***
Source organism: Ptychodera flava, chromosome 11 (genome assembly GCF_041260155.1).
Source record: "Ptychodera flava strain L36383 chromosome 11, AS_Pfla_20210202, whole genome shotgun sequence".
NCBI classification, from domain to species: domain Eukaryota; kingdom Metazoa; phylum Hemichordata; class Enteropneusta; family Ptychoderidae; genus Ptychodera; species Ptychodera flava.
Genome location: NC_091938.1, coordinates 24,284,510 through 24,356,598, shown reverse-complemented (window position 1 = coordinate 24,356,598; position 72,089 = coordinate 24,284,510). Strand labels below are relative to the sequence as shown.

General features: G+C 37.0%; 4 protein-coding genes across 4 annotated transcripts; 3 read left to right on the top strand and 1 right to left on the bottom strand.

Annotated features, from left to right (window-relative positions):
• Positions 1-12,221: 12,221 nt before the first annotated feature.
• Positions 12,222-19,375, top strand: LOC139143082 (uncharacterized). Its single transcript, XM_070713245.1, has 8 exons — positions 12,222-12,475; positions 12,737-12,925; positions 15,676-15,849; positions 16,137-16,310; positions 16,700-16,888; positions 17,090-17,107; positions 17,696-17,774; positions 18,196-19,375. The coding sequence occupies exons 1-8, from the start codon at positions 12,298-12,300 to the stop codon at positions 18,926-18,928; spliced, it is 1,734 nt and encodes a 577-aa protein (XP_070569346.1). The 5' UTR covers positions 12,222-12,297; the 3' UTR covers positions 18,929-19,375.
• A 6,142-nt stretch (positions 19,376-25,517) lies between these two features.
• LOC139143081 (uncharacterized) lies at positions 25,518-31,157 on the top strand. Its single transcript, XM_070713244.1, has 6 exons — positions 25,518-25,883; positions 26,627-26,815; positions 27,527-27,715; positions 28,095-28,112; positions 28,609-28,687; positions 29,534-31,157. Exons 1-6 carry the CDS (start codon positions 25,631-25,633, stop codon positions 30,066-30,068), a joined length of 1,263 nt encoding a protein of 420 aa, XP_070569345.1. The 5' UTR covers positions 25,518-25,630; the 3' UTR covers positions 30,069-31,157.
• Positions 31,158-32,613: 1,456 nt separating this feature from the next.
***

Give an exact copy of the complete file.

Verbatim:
Source organism: Ptychodera flava, chromosome 11 (genome assembly GCF_041260155.1).
Source record: "Ptychodera flava strain L36383 chromosome 11, AS_Pfla_20210202, whole genome shotgun sequence".
NCBI classification, from domain to species: domain Eukaryota; kingdom Metazoa; phylum Hemichordata; class Enteropneusta; family Ptychoderidae; genus Ptychodera; species Ptychodera flava.
Genome location: NC_091938.1, coordinates 24,284,510 through 24,356,598, shown reverse-complemented (window position 1 = coordinate 24,356,598; position 72,089 = coordinate 24,284,510). Strand labels below are relative to the sequence as shown.

General features: G+C 37.0%; 4 protein-coding genes across 4 annotated transcripts; 3 read left to right on the top strand and 1 right to left on the bottom strand.

Annotated features, from left to right (window-relative positions):
• Positions 1-12,221: 12,221 nt before the first annotated feature.
• Positions 12,222-19,375, top strand: LOC139143082 (uncharacterized). Its single transcript, XM_070713245.1, has 8 exons — positions 12,222-12,475; positions 12,737-12,925; positions 15,676-15,849; positions 16,137-16,310; positions 16,700-16,888; positions 17,090-17,107; positions 17,696-17,774; positions 18,196-19,375. The coding sequence occupies exons 1-8, from the start codon at positions 12,298-12,300 to the stop codon at positions 18,926-18,928; spliced, it is 1,734 nt and encodes a 577-aa protein (XP_070569346.1). The 5' UTR covers positions 12,222-12,297; the 3' UTR covers positions 18,929-19,375.
• A 6,142-nt stretch (positions 19,376-25,517) lies between these two features.
• LOC139143081 (uncharacterized) lies at positions 25,518-31,157 on the top strand. Its single transcript, XM_070713244.1, has 6 exons — positions 25,518-25,883; positions 26,627-26,815; positions 27,527-27,715; positions 28,095-28,112; positions 28,609-28,687; positions 29,534-31,157. Exons 1-6 carry the CDS (start codon positions 25,631-25,633, stop codon positions 30,066-30,068), a joined length of 1,263 nt encoding a protein of 420 aa, XP_070569345.1. The 5' UTR covers positions 25,518-25,630; the 3' UTR covers positions 30,069-31,157.
• Positions 31,158-32,613: 1,456 nt separating this feature from the next.